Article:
I have always said (half-jokingly) that I want to go first.  I want Karen to live on long after I pass away and have a good life.  Many of the things I do today are in a sense to help prepare for that eventuality.  I had expected that Karen would no doubt survive me as women generally live longer than men.  Besides, my life has been lived much faster than Karen’s and thus I have used up more of my “thread of life.”  However, with old age I have had second thoughts on this expectation.

“Carve your name on hearts, not tombstones. A legacy is etched into the minds of others and the stories they share about you.”
― Shannon Alder

A few weeks ago, I was sharing a bottle of Brandy and some cigars with two friends, when I said that I hoped that I would go first as I could not think of being alone in this life without Karen.  One of the other men astonished me when he said, “I want my wife to go first.”  I immediately assumed that he was being selfish but being curious I asked him why?  He explained very sincerely that his wife had been quite sick and that he had no one else to take care of her.  He did not want to leave her alone without his help.  I was moved by his charity and unselfishness which suddenly made my position seem quite the opposite.  Selfish!  Selfish!  Selfish!

Another joke I have often made was that I married a nurse so that she could take care of me when I was old and feeble.  I always thought this was funny.  In the last few years, I have had a different perspective.  My spouse (who really is a nurse) is getting older and frailer.  The wear and tear of aging is very visible in new creases, new lines, slower movements and lower energy levels.  The realization hit me like the proverbial brick a few years ago that I might be taking care of her rather than the other way around.

a course in dying without bird

I doubt that anyone who knows me would ever think of me as a “caregiver.”  But I have always been a pragmatist and so I have started taking some caregiver classes and classes on aging.   I have also taken one on the various aspects of Dementia and Alzheimers.  I will grow old along with my spouse and do what I can to take care of both of us.  I may not always believe that the “best is yet to be” but I will do my best to help make this possibility a reality.

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“To fear death, gentlemen, is no other than to think oneself wise when one is not, to think one knows what one does not know. No one knows whether death may not be the greatest of all blessings for a man, yet men fear it as if they knew that it is the greatest of evils.”
― Socrates

I don’t want to glamorize getting old but neither do I want to disparage the possibilities that old age has for many of us.  I will never know the how, when or where of my dying, but I can live my life the best I can and each day try to be the best person, husband, friend, father and neighbor that I can be.  Each day life offers me more choices to grow old with dignity.  To face the difficulties of aging more boldly and maybe even heroically.  To paraphrase Martin Luther King, when I die:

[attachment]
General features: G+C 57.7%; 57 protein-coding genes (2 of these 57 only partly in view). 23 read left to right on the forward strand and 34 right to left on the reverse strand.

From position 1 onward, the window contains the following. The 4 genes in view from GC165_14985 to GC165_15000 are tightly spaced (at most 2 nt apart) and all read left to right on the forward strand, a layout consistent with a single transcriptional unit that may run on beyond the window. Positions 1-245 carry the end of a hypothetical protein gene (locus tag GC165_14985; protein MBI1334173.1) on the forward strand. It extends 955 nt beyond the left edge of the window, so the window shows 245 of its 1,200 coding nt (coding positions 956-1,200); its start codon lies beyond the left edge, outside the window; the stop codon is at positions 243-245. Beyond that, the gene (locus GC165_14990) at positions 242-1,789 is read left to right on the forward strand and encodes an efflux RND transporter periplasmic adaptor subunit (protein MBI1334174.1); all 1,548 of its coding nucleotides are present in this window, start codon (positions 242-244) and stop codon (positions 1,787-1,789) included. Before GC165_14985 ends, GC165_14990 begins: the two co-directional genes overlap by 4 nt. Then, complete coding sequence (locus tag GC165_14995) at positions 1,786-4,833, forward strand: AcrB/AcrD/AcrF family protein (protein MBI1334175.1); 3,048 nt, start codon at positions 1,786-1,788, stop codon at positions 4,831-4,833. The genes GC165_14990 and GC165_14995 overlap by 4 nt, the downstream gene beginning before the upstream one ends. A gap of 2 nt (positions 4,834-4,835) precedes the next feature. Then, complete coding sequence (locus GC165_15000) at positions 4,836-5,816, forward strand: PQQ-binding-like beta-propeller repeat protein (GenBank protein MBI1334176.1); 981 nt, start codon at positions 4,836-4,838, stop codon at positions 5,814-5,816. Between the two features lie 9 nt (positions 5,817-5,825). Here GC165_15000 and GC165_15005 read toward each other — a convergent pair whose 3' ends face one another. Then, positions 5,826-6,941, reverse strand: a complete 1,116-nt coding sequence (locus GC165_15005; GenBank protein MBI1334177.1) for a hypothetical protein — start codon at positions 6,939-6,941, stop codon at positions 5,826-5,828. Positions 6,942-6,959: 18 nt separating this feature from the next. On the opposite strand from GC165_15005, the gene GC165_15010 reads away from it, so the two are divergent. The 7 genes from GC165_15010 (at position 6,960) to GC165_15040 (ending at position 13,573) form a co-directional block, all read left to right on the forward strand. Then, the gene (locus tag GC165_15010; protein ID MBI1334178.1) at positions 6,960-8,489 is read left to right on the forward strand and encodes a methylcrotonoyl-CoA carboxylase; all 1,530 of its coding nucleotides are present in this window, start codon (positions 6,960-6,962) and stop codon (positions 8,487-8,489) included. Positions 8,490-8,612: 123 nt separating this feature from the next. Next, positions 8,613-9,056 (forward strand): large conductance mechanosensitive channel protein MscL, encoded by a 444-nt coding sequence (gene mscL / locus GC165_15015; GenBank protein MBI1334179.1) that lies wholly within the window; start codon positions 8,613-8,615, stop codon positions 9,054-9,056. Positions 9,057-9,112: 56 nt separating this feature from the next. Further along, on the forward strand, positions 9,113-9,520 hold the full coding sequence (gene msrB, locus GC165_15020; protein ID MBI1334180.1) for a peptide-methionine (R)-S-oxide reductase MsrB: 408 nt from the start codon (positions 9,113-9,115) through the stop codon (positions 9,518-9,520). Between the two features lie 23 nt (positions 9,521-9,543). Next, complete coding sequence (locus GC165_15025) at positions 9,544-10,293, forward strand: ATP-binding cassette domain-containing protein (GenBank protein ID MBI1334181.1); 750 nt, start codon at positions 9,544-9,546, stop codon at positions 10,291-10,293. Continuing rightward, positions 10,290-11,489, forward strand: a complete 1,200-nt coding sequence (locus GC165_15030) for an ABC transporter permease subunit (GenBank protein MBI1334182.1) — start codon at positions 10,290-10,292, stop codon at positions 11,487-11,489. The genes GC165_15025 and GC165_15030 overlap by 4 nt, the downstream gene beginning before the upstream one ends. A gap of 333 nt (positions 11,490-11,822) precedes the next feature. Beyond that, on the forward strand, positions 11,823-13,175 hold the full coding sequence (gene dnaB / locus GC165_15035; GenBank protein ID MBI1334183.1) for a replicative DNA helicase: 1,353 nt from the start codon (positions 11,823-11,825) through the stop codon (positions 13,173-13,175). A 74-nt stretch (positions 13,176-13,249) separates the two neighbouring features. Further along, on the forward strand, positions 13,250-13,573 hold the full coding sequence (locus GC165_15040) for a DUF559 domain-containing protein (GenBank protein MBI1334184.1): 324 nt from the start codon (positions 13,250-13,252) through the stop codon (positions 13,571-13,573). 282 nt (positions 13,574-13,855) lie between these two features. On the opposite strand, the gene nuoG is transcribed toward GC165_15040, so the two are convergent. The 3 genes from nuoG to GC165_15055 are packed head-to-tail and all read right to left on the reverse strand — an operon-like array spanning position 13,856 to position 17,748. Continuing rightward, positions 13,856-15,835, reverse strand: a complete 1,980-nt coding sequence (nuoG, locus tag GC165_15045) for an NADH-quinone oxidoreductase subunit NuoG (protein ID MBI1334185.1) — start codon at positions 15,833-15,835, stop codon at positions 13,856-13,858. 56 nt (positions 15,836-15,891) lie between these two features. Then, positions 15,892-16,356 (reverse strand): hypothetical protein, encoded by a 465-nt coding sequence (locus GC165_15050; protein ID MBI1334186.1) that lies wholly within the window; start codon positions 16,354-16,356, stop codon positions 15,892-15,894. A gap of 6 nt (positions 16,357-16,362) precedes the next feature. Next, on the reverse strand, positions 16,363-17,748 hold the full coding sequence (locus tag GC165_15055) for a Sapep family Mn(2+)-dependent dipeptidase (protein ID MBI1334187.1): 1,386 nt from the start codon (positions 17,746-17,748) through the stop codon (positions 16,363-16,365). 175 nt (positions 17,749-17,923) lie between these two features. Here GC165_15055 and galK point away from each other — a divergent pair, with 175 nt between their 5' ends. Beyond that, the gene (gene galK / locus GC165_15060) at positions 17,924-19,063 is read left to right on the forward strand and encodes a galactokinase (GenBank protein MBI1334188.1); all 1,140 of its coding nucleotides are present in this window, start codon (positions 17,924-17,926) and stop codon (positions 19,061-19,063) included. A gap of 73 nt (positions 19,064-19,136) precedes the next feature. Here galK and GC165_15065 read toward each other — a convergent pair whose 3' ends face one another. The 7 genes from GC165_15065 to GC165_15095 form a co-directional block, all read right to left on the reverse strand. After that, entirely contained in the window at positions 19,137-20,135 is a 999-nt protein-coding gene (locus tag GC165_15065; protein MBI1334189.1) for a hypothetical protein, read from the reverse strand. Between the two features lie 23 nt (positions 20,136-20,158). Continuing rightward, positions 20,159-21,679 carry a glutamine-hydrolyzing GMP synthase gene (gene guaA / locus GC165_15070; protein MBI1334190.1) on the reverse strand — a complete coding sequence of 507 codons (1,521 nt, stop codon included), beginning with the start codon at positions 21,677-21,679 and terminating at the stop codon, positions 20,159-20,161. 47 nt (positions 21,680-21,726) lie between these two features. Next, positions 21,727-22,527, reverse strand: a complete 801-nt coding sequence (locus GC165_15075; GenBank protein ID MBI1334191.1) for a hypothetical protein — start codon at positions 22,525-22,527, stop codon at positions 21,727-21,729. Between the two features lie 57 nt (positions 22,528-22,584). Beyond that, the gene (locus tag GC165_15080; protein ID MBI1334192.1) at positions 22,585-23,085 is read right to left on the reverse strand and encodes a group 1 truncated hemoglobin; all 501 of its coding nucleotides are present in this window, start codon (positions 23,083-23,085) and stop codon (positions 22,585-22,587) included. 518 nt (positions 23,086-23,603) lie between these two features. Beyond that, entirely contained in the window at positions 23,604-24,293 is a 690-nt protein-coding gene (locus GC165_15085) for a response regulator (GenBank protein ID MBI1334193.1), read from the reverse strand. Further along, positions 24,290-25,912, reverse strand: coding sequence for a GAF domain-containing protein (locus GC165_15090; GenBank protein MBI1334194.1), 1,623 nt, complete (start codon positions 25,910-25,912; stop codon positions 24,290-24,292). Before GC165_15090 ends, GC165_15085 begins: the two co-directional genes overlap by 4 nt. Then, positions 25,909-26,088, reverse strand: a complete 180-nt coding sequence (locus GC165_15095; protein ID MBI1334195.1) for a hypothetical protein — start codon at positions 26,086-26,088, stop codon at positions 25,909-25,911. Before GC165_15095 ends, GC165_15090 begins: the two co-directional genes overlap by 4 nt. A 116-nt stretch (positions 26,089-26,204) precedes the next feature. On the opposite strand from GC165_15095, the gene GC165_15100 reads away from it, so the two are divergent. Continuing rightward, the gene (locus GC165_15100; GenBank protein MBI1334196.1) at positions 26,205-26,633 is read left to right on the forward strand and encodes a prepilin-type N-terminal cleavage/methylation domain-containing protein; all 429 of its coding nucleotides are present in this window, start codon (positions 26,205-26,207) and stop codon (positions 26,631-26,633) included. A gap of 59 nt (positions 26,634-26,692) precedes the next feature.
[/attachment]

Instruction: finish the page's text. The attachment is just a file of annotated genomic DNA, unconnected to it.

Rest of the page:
• Don’t tell them about my titles
  • Don’t tell them about my degrees
  • Don’t tell them about my jobs
  • Don’t tell them about the books I wrote or the places I have been
  • Tell them I wanted to be a good person and was honest enough to know that I usually fell short.

Time for Questions:

Do your ever think about dying?  What do you want to be remembered for? How would you like to die?  Do you think you will go fast or slow?

Life is just beginning.

“In the end, I won’t say that I have ‘NO REGRETS’ because that would be bullshit.  I have more regrets than I can count.” —  J. Persico

 

 

Four Remarkable People on a Quest

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Part 1 – The Meeting

Once upon a time, there were four remarkable men.  Well, actually there were two remarkable men and two remarkable women.  A confluence of circumstances brought them together in perhaps one of the strangest coincidences in history.

Jamal was from the north.  He was one of the highest scorers to ever take the Mensa Genius Examination.  When he was only four years old, he developed a program to block credit card companies from calling his parents on their cell phones.  When he was seven years old, he developed a new form of cryptocurrency which was impossible to hack, easily transferred, had high usability and presented a respectable means of acquisition.  The currency was so popular that Jamal became a billionaire when he was 15 years old.